o   The circumstantial evidence makes it more likely that he was coming, not going, therefore, conviction upheld.  “The totality of the circumstances are inconsistent with a reasonable hypothesis of innocence. First, one usually doesn’t bring empties from the house into the car.  Second, there was a complaint about a suspicious vehicle, the inference being that someone had observed him driving in an erratic fashion or simply that he was somewhere he normally isn’t and therefore must have driven there.  The purpose of the case is to show that proof of reasonable doubt is not a “tie breaker”, there must have been no better explanation for the criminal conduct.  All the statute really says is that there must be proof beyond a reasonable doubt that he was driving drunk. 
 
 
MPC § 3.02. Justification Generally: Choice of Evils
(1) Conduct that the actor believes to be necessary to avoid a harm or evil to himself or to another is justifiable, provided that:
(a) The harm or evil sought to be avoided by such conduct is greater than that sought to be prevented by the law defining the offense charged; and (i.e. what you’re going to do is of a greater good than the alternative or what you did was the lesser of two evils)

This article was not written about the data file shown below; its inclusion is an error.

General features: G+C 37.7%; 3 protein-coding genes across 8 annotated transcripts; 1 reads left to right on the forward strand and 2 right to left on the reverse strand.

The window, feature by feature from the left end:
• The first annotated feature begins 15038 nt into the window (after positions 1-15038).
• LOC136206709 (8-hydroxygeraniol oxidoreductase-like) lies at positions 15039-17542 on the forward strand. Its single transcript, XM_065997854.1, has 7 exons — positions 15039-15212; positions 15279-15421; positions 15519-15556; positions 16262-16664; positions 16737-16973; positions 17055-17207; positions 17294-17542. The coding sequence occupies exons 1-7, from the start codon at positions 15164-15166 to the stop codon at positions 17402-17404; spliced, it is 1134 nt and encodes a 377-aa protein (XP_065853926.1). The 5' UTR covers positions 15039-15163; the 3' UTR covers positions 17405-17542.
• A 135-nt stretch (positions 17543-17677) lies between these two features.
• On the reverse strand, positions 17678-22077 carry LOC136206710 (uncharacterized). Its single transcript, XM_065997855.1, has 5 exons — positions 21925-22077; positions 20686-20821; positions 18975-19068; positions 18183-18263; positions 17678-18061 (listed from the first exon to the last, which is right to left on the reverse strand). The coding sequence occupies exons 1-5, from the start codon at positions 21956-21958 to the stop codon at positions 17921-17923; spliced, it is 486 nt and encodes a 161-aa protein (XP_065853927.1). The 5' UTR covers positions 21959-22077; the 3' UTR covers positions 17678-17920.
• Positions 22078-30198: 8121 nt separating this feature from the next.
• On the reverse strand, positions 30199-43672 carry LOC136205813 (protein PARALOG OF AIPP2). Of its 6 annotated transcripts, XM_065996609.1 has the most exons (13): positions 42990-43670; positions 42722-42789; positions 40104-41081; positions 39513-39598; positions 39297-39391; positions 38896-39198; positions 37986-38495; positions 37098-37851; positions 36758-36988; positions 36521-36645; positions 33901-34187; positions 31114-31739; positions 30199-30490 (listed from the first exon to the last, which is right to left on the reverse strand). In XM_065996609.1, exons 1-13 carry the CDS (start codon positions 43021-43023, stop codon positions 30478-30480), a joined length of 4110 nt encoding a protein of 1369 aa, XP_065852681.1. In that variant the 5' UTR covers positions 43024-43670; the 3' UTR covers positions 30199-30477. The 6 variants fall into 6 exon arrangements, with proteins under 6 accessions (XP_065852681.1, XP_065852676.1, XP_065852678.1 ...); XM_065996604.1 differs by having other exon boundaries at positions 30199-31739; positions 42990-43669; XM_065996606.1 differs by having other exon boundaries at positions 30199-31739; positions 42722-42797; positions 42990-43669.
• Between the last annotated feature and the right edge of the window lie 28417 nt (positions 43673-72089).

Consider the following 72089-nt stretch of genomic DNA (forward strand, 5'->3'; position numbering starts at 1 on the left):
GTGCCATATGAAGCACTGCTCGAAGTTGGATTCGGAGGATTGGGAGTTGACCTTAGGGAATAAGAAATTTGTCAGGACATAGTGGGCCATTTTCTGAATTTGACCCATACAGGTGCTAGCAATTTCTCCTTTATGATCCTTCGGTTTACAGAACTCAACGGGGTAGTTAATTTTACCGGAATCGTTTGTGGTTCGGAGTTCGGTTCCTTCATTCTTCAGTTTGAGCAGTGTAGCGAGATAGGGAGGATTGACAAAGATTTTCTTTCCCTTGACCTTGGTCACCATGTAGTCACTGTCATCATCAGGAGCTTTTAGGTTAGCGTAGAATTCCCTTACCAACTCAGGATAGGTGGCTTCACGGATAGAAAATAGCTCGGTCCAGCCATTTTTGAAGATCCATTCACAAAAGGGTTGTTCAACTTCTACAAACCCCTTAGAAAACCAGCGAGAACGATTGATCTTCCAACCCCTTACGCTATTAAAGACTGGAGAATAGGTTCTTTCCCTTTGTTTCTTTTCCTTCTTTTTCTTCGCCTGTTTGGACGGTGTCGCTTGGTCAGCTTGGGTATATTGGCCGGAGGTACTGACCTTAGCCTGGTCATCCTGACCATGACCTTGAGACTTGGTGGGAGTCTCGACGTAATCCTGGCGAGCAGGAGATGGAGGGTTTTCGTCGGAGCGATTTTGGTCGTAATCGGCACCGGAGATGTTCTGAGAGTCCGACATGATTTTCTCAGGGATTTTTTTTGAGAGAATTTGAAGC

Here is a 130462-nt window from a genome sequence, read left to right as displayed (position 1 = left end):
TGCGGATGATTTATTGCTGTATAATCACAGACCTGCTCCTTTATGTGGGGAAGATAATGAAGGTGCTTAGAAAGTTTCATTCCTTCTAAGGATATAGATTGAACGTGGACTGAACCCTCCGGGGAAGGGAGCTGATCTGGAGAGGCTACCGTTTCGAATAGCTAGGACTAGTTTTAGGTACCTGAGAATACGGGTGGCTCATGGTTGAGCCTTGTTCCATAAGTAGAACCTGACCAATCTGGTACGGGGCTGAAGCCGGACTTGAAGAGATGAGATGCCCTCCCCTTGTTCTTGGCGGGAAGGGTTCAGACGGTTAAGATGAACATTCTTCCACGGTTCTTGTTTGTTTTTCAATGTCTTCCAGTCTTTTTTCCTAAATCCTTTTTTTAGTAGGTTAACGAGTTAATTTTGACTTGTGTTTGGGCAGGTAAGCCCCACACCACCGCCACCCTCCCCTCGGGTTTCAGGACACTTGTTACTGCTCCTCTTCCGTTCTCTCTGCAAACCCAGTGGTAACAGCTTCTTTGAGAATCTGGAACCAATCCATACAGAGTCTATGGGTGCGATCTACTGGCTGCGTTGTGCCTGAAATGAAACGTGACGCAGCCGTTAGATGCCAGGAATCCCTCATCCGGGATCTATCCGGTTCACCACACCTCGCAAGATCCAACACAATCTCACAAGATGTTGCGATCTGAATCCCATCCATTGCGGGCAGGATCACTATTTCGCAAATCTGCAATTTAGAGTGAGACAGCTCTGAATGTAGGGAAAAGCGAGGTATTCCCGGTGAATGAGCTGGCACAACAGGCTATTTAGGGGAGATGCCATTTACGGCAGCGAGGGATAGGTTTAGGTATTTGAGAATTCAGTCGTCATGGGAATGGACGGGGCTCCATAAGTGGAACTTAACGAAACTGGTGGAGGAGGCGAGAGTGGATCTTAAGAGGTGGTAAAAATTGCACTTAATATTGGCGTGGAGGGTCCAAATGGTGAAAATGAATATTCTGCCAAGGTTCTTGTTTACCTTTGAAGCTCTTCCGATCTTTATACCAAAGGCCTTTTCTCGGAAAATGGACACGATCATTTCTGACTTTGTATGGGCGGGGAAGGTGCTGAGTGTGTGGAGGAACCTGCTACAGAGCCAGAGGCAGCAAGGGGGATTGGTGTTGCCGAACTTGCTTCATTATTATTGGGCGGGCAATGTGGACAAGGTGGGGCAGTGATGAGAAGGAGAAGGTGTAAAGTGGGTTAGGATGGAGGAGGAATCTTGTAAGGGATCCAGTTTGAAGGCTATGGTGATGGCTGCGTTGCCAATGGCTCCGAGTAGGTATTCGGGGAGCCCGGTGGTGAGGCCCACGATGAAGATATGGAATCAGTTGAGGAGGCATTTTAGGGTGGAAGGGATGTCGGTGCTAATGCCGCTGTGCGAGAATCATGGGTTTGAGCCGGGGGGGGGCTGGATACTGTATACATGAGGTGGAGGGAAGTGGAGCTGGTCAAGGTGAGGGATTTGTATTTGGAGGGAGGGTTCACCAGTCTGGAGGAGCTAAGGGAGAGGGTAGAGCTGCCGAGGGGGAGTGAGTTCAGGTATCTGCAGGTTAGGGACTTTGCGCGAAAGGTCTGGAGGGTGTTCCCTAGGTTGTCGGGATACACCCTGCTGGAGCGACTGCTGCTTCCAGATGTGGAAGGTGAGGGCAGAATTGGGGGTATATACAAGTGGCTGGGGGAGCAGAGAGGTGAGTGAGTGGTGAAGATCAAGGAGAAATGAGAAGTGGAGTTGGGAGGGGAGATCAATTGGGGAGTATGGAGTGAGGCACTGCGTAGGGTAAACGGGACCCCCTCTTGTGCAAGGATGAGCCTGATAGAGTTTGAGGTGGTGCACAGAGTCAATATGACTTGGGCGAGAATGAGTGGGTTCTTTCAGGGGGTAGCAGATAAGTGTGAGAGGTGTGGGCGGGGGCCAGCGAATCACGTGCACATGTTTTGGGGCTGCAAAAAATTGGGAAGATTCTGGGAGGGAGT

(b)   Neither the code nor other law defining the offense provides exceptions or defenses dealing with the specific situation involved; and
(c)    The legislative purpose to exclude the justification claimed does not otherwise plainly appear
(2)   When the actor was reckless or negligent in bringing about the situation requiring a choice of harms or evils or in appraising the necessity for his conduct, the justification afforded by this section is unavailable in a prosecution for any offense for which recklessness or negligence, as the case may be, suffices to establish culpability. 
 
PRINCIPLES OF PUNISHMENT
 
Theories of Punishment: In General
·         Punishment is a practical necessity in a system in which threats of punishment are to be taken seriously; for a system that punishes people, actual punishment is required or the mere threat will not be taken seriously. 
·         A retributivist claims that punishment is justified because people deserve it
·         A utilitarian believes that justification lies in the useful purposes that punishment serves
 
What is Punishment?
1)      It is performed by and directed at agents who are responsible in some sense